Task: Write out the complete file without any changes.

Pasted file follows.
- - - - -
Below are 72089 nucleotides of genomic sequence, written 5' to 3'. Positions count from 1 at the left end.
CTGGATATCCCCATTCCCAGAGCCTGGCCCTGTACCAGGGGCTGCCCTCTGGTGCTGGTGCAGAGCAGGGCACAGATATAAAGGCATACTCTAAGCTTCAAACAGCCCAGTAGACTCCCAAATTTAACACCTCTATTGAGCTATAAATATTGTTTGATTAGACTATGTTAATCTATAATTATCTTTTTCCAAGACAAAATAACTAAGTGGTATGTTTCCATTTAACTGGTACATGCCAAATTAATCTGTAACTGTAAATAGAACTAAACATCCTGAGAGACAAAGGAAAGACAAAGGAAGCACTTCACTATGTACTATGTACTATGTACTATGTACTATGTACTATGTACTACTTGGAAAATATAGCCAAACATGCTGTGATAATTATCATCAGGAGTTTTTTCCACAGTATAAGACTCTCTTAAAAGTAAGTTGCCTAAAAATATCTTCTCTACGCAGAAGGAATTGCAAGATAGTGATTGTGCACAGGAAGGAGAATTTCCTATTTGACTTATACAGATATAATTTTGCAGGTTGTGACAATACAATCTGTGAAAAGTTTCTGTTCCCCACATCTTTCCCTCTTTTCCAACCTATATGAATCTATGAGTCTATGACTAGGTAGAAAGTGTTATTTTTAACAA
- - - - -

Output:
Below are 72089 nucleotides of genomic sequence, written 5' to 3'. Positions count from 1 at the left end.
CTGGATATCCCCATTCCCAGAGCCTGGCCCTGTACCAGGGGCTGCCCTCTGGTGCTGGTGCAGAGCAGGGCACAGATATAAAGGCATACTCTAAGCTTCAAACAGCCCAGTAGACTCCCAAATTTAACACCTCTATTGAGCTATAAATATTGTTTGATTAGACTATGTTAATCTATAATTATCTTTTTCCAAGACAAAATAACTAAGTGGTATGTTTCCATTTAACTGGTACATGCCAAATTAATCTGTAACTGTAAATAGAACTAAACATCCTGAGAGACAAAGGAAAGACAAAGGAAGCACTTCACTATGTACTATGTACTATGTACTATGTACTATGTACTATGTACTACTTGGAAAATATAGCCAAACATGCTGTGATAATTATCATCAGGAGTTTTTTCCACAGTATAAGACTCTCTTAAAAGTAAGTTGCCTAAAAATATCTTCTCTACGCAGAAGGAATTGCAAGATAGTGATTGTGCACAGGAAGGAGAATTTCCTATTTGACTTATACAGATATAATTTTGCAGGTTGTGACAATACAATCTGTGAAAAGTTTCTGTTCCCCACATCTTTCCCTCTTTTCCAACCTATATGAATCTATGAGTCTATGACTAGGTAGAAAGTGTTATTTTTAACAA